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Gesta Romanorum Vol. II (1871)/Of the Vicissitude of every Thing good, and especially of a right Judgment




The emperor, Theodosius, had the misfortune to lose his sight. He put up a bell in his palace; and when there was any cause to be tried, he was accustomed to pull the string with his own hands. When the bell rang, a judge, appointed to this end, descended and administered justice. It chanced that a serpent made her nest immediately under the bell-rope, and in due time brought forth young. When they were old enough, at a certain hour every day, she conducted them forth into an open space beyond the city. Now while the serpent was absent, a toad entered and occupied her nest. When, therefore, the former returned with her young, she found the toad in possession, and instantly began an attack. But the latter baffled her attempts, and obstinately maintained his station. The serpent, perceiving her inability to eject the intruder, wrapped herself around the bell-rope, and forcibly rang the bell; as though it had said, "Descend judge, and give me justice; for the toad has wrongfully seized my nest." The judge, hearing the bell, descended; but not seeing any one, returned. The serpent, finding her design abortive, once more sounded the alarm. The judge again appeared, and upon this occasion, seeing the serpent attached to the bell-rope, and the toad in possession of her nest, declared the whole circumstance to the emperor. "Go down, my lord," said the latter, "and not only drive away the toad, but kill him; let the serpent possess her right." All which was done. On a subsequent day, as the king lay in his bed, the serpent entered the bed-chamber, carrying a precious stone in her mouth. The servants perceiving this, informed the emperor, who gave directions, that they should not harm it, "for," added he, "it will do me no injury." The serpent, gliding along, ascended the bed, and approaching the emperor's eyes, let the stone fall upon them, and immediately left the room. No sooner, however, had the stone touched the eyes, than their sight was completely restored. Infinitely rejoiced at what had happened, the emperor made inquiry after the serpent, but it was not heard of again. He carefully treasured this invaluable stone, and ended his days in peace. (13)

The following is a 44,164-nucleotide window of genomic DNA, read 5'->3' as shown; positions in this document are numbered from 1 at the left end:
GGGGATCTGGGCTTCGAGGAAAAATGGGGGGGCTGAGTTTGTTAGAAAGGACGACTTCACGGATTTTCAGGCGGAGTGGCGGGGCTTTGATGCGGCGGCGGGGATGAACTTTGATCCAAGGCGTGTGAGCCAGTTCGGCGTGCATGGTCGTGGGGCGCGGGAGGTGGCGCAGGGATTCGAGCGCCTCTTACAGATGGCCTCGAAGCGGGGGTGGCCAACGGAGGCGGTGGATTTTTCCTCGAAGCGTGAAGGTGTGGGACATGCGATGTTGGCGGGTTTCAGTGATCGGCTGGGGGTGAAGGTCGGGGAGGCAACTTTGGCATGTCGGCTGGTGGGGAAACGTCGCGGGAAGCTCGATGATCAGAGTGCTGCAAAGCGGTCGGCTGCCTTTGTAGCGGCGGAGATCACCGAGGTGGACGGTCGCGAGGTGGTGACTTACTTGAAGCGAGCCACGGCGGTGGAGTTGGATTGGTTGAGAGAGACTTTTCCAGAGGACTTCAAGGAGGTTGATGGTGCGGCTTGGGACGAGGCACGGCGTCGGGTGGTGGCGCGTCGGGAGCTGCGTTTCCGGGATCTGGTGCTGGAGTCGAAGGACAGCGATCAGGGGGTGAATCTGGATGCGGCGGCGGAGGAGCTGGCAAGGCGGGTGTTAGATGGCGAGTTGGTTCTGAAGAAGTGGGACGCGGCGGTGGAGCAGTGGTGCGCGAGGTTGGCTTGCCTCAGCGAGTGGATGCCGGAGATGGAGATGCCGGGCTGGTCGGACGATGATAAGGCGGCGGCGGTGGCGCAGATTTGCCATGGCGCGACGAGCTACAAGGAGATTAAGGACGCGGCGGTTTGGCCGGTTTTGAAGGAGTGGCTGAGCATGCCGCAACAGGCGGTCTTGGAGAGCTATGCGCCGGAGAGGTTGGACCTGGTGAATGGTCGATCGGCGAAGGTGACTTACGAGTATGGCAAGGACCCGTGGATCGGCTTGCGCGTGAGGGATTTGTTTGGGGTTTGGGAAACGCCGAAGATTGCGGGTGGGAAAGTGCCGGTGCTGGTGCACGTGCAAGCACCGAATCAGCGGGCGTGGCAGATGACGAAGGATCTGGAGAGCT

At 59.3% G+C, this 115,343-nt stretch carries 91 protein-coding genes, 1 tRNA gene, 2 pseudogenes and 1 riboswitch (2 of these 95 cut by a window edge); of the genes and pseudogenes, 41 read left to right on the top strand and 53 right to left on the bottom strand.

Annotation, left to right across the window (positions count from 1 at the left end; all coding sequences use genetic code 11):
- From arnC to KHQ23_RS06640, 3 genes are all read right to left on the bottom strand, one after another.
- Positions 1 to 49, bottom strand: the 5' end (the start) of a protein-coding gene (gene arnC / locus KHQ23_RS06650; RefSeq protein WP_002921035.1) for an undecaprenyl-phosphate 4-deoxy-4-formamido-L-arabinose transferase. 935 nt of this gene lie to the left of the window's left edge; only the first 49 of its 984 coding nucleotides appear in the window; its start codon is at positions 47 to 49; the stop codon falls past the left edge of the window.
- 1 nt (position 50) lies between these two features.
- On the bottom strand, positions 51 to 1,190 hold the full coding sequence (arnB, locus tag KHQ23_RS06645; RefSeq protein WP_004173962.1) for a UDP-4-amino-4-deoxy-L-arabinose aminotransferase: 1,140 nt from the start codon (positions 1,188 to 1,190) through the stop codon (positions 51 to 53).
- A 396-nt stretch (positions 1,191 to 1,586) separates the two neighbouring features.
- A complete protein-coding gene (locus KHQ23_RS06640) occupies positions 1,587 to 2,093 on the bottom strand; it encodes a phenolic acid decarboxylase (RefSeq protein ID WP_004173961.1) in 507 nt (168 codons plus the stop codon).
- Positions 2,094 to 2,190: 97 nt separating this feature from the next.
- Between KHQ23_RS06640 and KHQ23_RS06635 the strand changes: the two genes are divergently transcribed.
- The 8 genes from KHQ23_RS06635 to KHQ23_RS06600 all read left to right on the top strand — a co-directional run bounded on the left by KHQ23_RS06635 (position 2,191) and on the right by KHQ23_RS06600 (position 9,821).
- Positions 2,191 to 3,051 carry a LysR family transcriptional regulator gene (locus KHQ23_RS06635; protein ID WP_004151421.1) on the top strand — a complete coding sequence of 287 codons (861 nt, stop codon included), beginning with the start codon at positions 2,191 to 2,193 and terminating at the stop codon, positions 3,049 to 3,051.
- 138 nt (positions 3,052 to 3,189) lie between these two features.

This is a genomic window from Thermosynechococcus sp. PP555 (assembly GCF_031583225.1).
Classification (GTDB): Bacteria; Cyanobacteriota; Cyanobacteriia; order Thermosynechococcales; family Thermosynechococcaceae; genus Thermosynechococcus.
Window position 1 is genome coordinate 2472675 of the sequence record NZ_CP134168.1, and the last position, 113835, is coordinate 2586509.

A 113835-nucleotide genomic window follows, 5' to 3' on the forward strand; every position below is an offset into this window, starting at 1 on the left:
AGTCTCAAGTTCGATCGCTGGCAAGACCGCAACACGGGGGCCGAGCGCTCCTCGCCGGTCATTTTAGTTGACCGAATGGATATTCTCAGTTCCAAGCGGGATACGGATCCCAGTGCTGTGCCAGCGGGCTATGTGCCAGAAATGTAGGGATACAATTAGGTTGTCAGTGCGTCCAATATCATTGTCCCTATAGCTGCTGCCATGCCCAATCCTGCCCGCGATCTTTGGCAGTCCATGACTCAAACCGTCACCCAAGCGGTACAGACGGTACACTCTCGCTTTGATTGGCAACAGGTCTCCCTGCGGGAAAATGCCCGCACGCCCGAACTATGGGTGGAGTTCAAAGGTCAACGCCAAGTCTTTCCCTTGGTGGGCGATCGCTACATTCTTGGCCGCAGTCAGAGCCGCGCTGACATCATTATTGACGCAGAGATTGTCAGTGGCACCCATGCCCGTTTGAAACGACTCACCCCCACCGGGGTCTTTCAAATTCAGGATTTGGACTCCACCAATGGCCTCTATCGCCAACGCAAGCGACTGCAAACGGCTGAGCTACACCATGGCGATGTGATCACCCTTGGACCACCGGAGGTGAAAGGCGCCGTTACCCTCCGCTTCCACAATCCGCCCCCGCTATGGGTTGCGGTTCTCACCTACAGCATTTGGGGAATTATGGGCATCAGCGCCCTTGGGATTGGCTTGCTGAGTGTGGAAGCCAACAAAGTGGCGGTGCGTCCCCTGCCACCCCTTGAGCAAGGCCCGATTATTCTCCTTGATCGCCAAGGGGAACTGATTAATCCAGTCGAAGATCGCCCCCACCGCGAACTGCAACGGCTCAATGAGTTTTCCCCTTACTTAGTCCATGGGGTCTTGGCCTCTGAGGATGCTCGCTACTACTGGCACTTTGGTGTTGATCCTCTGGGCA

My beloved, the emperor is any worldly-minded man, who is blind to spiritual affairs. The bell, is the tongue of a preacher; the cord, is the bible. The serpent is a wise confessor, who brings forth young—that is—good works. But prelates and confessors are often timid and negligent, and follow earthly more than heavenly matters; and then the toad, which is the devil, occupies their place. The serpent carries a stone—and the confessor, the Sacred Writings, which alone are able to give sight to the blind.



Note 13.Page 82.

"This circumstance of the Bell of Justice occurs in the real history of some eastern monarch, whose name I have forgot.

"In the Arabian philosophy, serpents, either from the brightness of their eyes, or because they inhabit the cavities of the earth, were considered as having a natural, or occult, connection with precious stones. In Alphonsus's Clericalis Disciplina, a snake is mentioned, whose eyes were real jacinths. In Alexander's romantic history, he is said to have found serpents in the vale of Jordian, with collars of huge emeralds growing on their necks. The toad, under a vulgar indiscriminating idea, is ranked with the reptile race: and Shakspeare has a beautiful comparison on the traditionary notion, that the toad has a rich gem inclosed within its head. Milton gives his serpent eyes of carbuncle.—Paradise Lost, ix. 500."—Warton.